As Ajax have shown, the Europa League looks kindly on the young and gifted
Two years ago they lost the final to Manchester United. On Tuesday the Dutch club booked their place in the semi-finals of the Champions League while United crashed out
Quite a contrast in the looks on the faces at the end of Tuesday night’s Champions League quarter-finals. As Manchester United’s downcast players headed away from Camp Nou, thoroughly outclassed by Barcelona, a jubilant Ajax were promising in Turin that there is more to come from the young braves who have now eliminated Real Madrid and Juventus on their way to the semis.
Ajax’s remarkable adventure is a thrilling underdog triumph. History demands that be acknowledged. It is 22 years since the most decorated Dutch club made the last four of Europe’s most prestigious club tournament.
But the Ajax upstarts who scored twice at the Juventus Stadium and four times at the Bernabeu did not soar to these heights from nowhere. Their journey owes much to the fine education in the sport many of them gained at the respected and admired Ajax academy. It also owes plenty to the Europa League run of two seasons ago, the one that took them, very much as underdogs, all the way to the final - where their opponents were the Manchester United who on Tuesday looked so in need of overhaul.
The Europa League will never shake off its designation as a pale shadow of the Champions League. It is a secondary tournament, though its currency has strengthened a little since Uefa enabled its winners to gain entry to the group phase of the better competition the following season. That was useful for United in 2017, their 2-0 win over Ajax in Solna making up for their sixth-place finish in the Premier League.
But from the perspective of right now, that 2017 Europa League final looks like it was of greater long-term use to Ajax. True, they lost some of the young drivers of that campaign - such as Davinson Sanchez and Davy Klaassen - to lucrative offers in the aftermath and, true, they stumbled in the months following those sales. But a base of precocious excellence remained. The poised, assured Ajax who at times overwhelmed Juventus and Madrid include seven of the men who played in the Europa League final against United 23 months ago.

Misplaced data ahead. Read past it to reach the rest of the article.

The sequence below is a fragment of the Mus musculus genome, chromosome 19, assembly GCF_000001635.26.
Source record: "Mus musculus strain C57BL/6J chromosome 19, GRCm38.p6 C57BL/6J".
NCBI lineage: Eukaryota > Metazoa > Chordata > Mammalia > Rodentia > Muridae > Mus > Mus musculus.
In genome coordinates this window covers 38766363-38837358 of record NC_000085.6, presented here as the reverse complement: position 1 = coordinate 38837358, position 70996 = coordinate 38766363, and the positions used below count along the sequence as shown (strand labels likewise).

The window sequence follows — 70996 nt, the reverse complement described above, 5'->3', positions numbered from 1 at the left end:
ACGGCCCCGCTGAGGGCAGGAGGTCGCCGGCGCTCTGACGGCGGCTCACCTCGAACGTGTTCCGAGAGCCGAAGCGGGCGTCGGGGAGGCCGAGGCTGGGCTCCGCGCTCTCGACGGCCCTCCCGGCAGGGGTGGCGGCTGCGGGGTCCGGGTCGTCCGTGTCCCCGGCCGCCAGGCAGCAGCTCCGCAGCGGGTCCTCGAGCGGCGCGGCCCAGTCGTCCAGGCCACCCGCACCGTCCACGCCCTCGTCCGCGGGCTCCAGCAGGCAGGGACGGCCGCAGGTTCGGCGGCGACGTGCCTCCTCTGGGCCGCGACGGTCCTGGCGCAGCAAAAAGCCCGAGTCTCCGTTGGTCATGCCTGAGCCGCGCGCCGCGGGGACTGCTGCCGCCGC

Or rather, in many cases, not the men, so much as the boys. Andre Onana, Frenkie de Jong, Donny van de Beek and David Neres were all 21 or younger when they took part in their first senior European club final.
And Matthijs de Ligt? He was just 17 then. He is now the teenaged Ajax captain, whose thumping header won the quarter-final against Juventus, and whose declaration of intent after Tuesday’s famous victory will resonate far beyond the dressing-room of Ajax’s next opponents in the Champions League. “We don’t know what we can achieve,” said De Ligt. “We are still a young team with so much potential.”
Across the continent on Thursday, there will be young men taking inspiration from De Ligt’s words, and from the fearless swagger of Neres, of De Jong, Van de Beek and goalkeeper Onana. And they will note that the Europa League served these players well and is often a springy launchpad for the up-and-coming.
It has, for instance, been a boon for Callum Hudson-Odoi. The 18-year-old winger, attached to Chelsea since childhood, has played more minutes in the Europa League than in the Premier League this season. He has used those minutes wisely. His four goals so far in the Uefa competition catapulted him to his first senior England caps last month. Hudson-Odoi is entitled, with Chelsea 1-0 up ahead of Thursday’s home leg of their quarter-final against Slavia Prague, to imagine he should have a major role in the remainder of the competition if Chelsea progress.
So too Joao Felix, the Benfica starlet, 19 years old and scorer of a hat-trick in the 4-2 win over Eintracht Frankfurt that the Portuguese club take to Germany. The Europa League has likewise provided opportunity for the exciting Ferran Torres, also 19, of Valencia, whose 3-1 advantage over Villarreal points them towards the semi-finals.
The competition has visibly matured the versatile midfielder Ainsley Maitland-Niles, 21, over two seasons. A night in Napoli, one of the game’s great tests of composure, awaits his Arsenal. But at 2-0 up, they are well set for second successive semi-final in the tournament that looks kindly on the young and gifted.
Updated: April 18, 2019 09:55 AM